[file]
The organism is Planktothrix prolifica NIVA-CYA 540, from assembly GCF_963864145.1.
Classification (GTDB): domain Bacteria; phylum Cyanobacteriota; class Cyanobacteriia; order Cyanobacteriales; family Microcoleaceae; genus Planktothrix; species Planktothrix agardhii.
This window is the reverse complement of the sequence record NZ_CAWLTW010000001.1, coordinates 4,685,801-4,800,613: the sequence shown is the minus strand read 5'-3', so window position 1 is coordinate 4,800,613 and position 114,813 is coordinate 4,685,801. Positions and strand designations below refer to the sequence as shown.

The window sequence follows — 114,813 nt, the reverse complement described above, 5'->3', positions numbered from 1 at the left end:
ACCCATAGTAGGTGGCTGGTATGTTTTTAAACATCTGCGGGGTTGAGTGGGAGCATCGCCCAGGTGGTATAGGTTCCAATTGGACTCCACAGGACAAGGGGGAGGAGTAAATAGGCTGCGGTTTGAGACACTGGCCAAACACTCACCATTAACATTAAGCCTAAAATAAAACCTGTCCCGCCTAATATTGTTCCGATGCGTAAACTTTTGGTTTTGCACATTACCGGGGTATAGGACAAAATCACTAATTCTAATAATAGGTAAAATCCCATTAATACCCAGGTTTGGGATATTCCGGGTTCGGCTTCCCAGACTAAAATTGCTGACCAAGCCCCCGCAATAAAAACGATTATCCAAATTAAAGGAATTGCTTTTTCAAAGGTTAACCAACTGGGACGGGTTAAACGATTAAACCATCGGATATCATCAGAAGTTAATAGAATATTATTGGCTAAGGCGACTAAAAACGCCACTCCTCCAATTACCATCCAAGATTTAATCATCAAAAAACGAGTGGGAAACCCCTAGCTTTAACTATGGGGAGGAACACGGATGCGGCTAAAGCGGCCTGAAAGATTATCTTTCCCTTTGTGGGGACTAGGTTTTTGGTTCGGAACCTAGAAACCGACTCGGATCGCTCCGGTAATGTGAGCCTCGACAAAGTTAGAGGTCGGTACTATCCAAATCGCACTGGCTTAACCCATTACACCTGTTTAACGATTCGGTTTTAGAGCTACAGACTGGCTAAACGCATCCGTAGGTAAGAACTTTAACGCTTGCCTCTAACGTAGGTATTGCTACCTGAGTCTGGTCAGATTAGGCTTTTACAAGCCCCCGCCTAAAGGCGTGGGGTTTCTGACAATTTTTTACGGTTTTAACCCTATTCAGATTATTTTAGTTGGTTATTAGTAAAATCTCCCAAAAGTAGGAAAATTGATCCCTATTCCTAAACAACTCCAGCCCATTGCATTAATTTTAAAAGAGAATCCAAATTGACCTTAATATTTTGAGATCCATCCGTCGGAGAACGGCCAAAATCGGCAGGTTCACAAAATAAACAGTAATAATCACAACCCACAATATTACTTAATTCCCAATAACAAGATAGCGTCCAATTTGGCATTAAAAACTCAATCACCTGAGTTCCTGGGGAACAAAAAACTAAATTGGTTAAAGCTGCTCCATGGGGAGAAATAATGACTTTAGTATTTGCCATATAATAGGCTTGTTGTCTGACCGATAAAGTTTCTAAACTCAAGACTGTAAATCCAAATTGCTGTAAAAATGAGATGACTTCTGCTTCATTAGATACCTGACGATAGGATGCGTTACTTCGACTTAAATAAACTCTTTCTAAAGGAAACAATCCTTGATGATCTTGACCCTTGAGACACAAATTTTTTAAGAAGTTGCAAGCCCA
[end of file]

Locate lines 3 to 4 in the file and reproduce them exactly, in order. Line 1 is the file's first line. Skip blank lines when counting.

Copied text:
This window is the reverse complement of the sequence record NZ_CAWLTW010000001.1, coordinates 4,685,801-4,800,613: the sequence shown is the minus strand read 5'-3', so window position 1 is coordinate 4,800,613 and position 114,813 is coordinate 4,685,801. Positions and strand designations below refer to the sequence as shown.

The window sequence follows — 114,813 nt, the reverse complement described above, 5'->3', positions numbered from 1 at the left end: